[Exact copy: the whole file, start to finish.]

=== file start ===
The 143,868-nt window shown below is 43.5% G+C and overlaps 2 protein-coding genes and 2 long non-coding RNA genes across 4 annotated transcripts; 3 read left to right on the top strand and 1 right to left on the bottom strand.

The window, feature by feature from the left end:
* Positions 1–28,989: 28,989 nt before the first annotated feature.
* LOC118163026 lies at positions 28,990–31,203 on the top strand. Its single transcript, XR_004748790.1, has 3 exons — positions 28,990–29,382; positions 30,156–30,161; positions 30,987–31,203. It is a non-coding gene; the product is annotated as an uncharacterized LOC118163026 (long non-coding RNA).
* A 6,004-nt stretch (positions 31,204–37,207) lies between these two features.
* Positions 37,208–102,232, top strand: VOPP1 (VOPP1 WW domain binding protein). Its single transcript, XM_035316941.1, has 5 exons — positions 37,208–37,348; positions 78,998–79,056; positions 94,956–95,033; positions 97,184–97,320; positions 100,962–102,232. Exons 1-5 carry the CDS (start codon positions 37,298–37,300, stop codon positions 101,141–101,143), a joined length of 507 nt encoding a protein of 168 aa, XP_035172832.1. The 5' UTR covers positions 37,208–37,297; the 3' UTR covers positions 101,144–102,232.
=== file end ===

The 143,868-nt window shown below is 43.5% G+C and overlaps 2 protein-coding genes and 2 long non-coding RNA genes across 4 annotated transcripts; 3 read left to right on the top strand and 1 right to left on the bottom strand.

The window, feature by feature from the left end:
* Positions 1–28,989: 28,989 nt before the first annotated feature.
* LOC118163026 lies at positions 28,990–31,203 on the top strand. Its single transcript, XR_004748790.1, has 3 exons — positions 28,990–29,382; positions 30,156–30,161; positions 30,987–31,203. It is a non-coding gene; the product is annotated as an uncharacterized LOC118163026 (long non-coding RNA).
* A 6,004-nt stretch (positions 31,204–37,207) lies between these two features.
* Positions 37,208–102,232, top strand: VOPP1 (VOPP1 WW domain binding protein). Its single transcript, XM_035316941.1, has 5 exons — positions 37,208–37,348; positions 78,998–79,056; positions 94,956–95,033; positions 97,184–97,320; positions 100,962–102,232. Exons 1-5 carry the CDS (start codon positions 37,298–37,300, stop codon positions 101,141–101,143), a joined length of 507 nt encoding a protein of 168 aa, XP_035172832.1. The 5' UTR covers positions 37,208–37,297; the 3' UTR covers positions 101,144–102,232.